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Horror Movies Face Bloodbath at Box Fffice

July 25, 2005

LOS ANGELES — The only thing scary these days about horror movies is the state of their box office grosses.

Since May 6, when “House of Wax” was released, five horror films have been unveiled — and they have consistently under-performed. Warner Bros. Pictures’ much-hyped “Wax” remake sold a modest $32.1 million worth of tickets, zombiefest “George A. Romero’s Land of the Dead” stumbled with a meager $20.3 million, Asian horror remake “Dark Water” grossed a murky $23.1 million, and French import “High Tension” yielded a limp $3.6 million.

Lions Gate Releasing held high hopes for this weekend’s debut of Rob Zombie’s “The Devil’s Rejects,” but the fright-fest debuted No. 8 at the box office, grossing a modest $7 million, and will likely suffer a steep falloff on its second weekend.

In the midst of a genre glut, spookmeisters are definitely on edge, wondering if the horror bubble has burst.

“It seems like some good things are getting lost,” said Brad Fuller, a partner at Platinum Dunes, which produced the successful “Texas Chainsaw Massacre” remake in 2003 and is now prepping a prequel. The company is also developing a remake of the 1980s horror flick, “The Hitcher.”

“We’re looking at the numbers and questioning how we can do it better and smarter, so that we can get high grosses.”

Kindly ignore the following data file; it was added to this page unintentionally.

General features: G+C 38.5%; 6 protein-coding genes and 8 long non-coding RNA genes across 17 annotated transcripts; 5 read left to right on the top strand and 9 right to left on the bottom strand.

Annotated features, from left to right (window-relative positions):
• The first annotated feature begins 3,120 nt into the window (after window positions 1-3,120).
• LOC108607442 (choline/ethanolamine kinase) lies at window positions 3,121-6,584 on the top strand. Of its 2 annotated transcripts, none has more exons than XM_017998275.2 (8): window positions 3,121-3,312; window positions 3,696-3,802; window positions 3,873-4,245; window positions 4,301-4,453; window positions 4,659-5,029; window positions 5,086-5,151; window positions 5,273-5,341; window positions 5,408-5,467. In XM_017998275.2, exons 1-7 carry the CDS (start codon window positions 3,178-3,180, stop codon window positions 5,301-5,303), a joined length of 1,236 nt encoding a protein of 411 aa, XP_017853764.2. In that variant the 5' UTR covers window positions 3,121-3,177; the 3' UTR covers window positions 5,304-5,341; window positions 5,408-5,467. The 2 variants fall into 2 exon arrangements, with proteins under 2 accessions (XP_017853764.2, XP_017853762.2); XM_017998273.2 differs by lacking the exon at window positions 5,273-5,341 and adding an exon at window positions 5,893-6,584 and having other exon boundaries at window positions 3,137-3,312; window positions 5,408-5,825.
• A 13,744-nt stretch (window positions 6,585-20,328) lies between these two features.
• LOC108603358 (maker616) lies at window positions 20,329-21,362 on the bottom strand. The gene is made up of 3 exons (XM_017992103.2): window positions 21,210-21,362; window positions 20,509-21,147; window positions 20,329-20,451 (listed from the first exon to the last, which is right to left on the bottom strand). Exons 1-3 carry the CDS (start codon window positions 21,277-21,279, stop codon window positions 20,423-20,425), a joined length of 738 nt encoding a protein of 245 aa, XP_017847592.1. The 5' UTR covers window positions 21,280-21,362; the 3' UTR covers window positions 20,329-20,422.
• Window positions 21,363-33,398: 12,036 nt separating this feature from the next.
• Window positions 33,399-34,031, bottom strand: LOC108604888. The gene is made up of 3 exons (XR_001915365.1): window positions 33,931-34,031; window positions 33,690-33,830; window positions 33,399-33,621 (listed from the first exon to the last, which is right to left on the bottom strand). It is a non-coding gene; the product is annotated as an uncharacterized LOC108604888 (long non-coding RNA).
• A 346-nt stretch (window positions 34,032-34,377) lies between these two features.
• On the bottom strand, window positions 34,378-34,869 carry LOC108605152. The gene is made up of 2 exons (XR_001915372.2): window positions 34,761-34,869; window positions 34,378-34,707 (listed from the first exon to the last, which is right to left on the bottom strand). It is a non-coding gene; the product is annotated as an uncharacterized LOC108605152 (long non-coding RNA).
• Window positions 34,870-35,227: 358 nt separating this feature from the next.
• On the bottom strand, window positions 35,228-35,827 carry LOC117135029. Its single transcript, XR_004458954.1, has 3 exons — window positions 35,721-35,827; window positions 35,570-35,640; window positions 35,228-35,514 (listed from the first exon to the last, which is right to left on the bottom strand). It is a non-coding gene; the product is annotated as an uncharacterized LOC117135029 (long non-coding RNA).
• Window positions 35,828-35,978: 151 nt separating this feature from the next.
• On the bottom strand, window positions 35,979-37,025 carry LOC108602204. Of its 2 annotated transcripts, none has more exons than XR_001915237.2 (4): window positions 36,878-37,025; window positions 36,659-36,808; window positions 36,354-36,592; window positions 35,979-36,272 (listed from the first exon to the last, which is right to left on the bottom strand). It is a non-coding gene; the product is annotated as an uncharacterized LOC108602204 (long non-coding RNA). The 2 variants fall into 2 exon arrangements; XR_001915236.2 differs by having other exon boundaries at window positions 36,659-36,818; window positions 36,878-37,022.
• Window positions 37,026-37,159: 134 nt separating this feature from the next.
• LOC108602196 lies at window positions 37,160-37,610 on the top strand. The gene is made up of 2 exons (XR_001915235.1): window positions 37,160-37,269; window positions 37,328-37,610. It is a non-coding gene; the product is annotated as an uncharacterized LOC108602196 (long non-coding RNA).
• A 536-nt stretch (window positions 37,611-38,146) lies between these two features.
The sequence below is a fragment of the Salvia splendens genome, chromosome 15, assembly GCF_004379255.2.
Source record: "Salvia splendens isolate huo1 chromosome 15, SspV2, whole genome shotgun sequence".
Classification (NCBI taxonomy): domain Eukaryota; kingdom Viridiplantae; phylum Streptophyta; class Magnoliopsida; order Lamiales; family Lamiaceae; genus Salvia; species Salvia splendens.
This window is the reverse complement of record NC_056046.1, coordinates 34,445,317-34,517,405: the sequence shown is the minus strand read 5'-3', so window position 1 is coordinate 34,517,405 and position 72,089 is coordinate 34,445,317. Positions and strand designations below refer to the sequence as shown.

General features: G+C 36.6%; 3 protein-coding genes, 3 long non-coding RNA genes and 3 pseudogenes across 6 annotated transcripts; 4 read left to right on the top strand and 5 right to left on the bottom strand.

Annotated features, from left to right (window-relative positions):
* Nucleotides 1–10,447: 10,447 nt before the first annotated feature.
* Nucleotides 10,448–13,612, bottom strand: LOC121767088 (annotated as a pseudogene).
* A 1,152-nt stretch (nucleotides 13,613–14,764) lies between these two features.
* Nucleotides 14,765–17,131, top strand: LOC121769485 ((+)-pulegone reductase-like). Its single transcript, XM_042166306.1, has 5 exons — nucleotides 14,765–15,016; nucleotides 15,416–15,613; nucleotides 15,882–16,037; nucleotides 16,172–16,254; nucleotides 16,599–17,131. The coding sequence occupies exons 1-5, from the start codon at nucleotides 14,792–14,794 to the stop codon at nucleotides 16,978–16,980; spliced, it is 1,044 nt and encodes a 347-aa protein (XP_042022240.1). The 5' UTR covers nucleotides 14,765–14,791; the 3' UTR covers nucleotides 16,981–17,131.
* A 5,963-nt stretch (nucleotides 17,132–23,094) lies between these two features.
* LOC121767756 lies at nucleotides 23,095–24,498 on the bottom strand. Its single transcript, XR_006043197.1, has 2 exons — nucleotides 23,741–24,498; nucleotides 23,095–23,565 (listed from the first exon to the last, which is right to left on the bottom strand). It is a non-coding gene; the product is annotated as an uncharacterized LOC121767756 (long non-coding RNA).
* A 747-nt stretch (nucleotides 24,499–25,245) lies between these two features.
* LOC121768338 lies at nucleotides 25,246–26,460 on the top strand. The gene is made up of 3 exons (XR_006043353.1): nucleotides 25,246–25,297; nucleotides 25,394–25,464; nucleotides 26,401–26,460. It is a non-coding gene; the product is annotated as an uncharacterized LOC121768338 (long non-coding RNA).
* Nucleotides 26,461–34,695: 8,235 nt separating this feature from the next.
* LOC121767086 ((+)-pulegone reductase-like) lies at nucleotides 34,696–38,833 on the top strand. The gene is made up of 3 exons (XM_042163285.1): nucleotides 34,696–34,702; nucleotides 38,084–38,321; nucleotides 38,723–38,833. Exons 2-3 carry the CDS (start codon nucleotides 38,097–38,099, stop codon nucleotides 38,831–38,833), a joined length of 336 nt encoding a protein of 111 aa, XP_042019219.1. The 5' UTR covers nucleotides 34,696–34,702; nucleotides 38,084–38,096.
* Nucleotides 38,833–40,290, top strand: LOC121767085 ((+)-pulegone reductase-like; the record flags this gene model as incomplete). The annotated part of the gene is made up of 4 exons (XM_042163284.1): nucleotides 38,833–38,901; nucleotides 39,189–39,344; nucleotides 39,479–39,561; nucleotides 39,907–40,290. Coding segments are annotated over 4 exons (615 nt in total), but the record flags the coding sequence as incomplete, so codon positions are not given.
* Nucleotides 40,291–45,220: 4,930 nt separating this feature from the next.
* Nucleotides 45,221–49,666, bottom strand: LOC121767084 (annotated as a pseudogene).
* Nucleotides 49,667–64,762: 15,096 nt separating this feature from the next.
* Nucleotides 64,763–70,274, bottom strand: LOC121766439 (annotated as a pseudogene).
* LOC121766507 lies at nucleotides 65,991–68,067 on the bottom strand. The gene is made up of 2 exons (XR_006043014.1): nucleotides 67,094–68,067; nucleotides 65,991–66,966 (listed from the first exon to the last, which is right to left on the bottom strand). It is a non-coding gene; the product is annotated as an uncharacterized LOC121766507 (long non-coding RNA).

In fact, New Line Cinema, whose seeds were sown in the horror field decades ago, is taking a breather from the genre.

“This glut is why we don’t have (a horror film) until the first quarter of next year,” said David Tuckerman, the studio’spresident of domestic theatrical distribution, referring to “Final Destination 3.”

While some industry watchers have long predicted that the ax would fall on this popular genre, as late as this winter, horror movies were making a killing. January’s “White Noise” and “Hide and Seek” both opened to over $19 million and grossed over $50 million, while “Boogeyman” earned $46 million.

New Line and Dimension, which was created on the strength of the “Scream” movies and kept its Miramax Films parent in the black for many years, have been joined by more companies seeking to hack their way into the fright market, such as Raw Nerve and Sam Raimi’s Ghost House. Universal’s Focus Features recently spun off its own genre division, Rogue. Off the strength of “Saw,” Lions Gate signed a nine-picture deal with Twisted Pictures, the genre label of Evolution Entertainment.

Yes, the last few years have been heady times for horror geeks.

The scary-movie business is a good one to be in because the budgets are usually low and profit margins wide. But too much of a good thing can be bad for business, as evidenced by the current horror box office slump.

“How many zombie movies have we seen in the last couple of years?” asked one studio production executive. “How many Asian creepy kid movies have we seen? What you’re seeing is a burning out of the sub-genres within the horror genre as a whole.”

Counting “Devil’s Rejects,” there were five horror movies released in an 11-week period. “Try and picture any other genre with the same output at the same budget level,” Platinum Dunes’ Fuller said. “It’s hard to get people that excited.”